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Illustration by Security Management

Security Officers at Higher Risk of Death from COVID-19, Statistics Find

Male security guards working in the United Kingdom are at significant risk of dying from COVID-19, according to the U.K. Office for National Statistics (ONS).

“Men working as security guards had one of the highest rates, with 45.7 deaths per 100,000,” the ONS said on Monday. “Compared with the rate among people of the same sex and age in England and Wales, men working in the lowest skilled occupations had the highest rate of death involving COVID-19, with 21.4 deaths per 100,000 males.”

ONS figures from 5 May adjusted the coronavirus-related death toll in the United Kingdom to 32,313—signaling the serious possibility that the United Kingdom could end the pandemic as the worst-hit country in Europe, Al Jazeera reports.

Among the 2,494 deaths registered in England and Wales involving the coronavirus affecting working age people (between the ages of 20 and 64) up until 20 April, nearly two-thirds were men. Elementary workers—including construction workers and cleaners—was the major group with the highest rate of COVID-19 related death, at 21.4 per 100,000 males. Male taxi drivers and chauffeurs were also at high risk, followed by chefs, bus drivers, and social care workers.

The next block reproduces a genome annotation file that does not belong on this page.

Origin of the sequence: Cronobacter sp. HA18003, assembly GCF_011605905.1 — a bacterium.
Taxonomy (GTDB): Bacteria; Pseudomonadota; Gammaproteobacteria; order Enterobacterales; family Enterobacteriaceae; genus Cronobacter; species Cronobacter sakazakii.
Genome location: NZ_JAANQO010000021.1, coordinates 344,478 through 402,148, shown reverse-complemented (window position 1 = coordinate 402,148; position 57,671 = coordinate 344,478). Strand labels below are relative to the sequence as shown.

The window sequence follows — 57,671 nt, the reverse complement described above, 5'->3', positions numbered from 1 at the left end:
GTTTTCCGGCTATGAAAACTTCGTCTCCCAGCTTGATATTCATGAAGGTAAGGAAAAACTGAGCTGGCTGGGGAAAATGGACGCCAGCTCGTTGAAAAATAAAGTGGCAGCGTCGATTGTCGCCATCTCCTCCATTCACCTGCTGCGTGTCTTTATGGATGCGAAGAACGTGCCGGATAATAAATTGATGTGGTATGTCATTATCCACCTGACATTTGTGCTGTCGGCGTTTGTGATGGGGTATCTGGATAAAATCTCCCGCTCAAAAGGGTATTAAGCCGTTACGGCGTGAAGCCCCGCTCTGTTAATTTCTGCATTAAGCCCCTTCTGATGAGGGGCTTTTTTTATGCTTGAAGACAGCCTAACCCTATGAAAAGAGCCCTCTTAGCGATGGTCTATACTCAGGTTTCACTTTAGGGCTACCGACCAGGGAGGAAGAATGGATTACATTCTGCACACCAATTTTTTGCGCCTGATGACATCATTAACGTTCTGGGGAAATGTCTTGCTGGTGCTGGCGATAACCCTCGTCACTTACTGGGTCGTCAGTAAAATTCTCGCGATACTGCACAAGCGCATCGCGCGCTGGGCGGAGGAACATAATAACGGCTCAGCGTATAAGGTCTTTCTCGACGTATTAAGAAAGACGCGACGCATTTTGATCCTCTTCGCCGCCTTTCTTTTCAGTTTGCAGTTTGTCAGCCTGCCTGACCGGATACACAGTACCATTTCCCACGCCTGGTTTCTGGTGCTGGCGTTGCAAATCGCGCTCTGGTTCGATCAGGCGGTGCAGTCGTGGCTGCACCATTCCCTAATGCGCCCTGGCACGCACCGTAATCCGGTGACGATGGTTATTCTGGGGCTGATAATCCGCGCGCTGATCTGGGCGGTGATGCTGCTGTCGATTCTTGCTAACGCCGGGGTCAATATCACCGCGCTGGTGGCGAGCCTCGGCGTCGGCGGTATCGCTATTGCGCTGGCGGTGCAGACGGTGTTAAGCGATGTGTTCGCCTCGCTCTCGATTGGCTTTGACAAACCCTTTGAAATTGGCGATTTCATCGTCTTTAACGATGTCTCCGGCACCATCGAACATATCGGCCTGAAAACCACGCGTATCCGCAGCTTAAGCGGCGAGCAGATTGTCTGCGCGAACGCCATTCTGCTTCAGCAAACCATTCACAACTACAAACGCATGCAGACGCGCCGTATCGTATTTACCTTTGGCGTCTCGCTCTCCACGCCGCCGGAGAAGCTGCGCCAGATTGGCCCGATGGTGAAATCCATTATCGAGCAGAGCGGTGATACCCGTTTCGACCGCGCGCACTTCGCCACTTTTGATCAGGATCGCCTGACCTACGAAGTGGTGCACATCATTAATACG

The statistics come on the heels of U.K. Prime Minister Boris Johnson’s announcement of new plans to lift coronavirus lockdown restrictions. Starting this week, those who cannot work remotely will be actively encouraged to return to work, but workers were urged to avoid taking public transportation and to wear face masks when in confined spaces.

A new document from the U.K. government outlines the country’s recovery strategy.

Security officers have been particularly vulnerable in the COVID-19 pandemic, especially as they begin to take on additional roles and responsibilities that often put them further into harm’s way. In Flint, Michigan, a security officer was killed in an altercation while trying to enforce a face mask order. Security officers have been called to take temperatures of facility visitors and workers to mitigate the spread of COVID-19, which puts them in close proximity to people potentially infected with the virus, according to a Security Management report.

In addition, not all security personnel have been outfitted with appropriate personal protective equipment (PPE). Beyond the effects on the health and safety of personnel, this can also be a liability for employers. For more, check out this Q&A with Eddie Sorrells, CPP, PCI, PSP, chief operating officer and general counsel at DSI Security Services.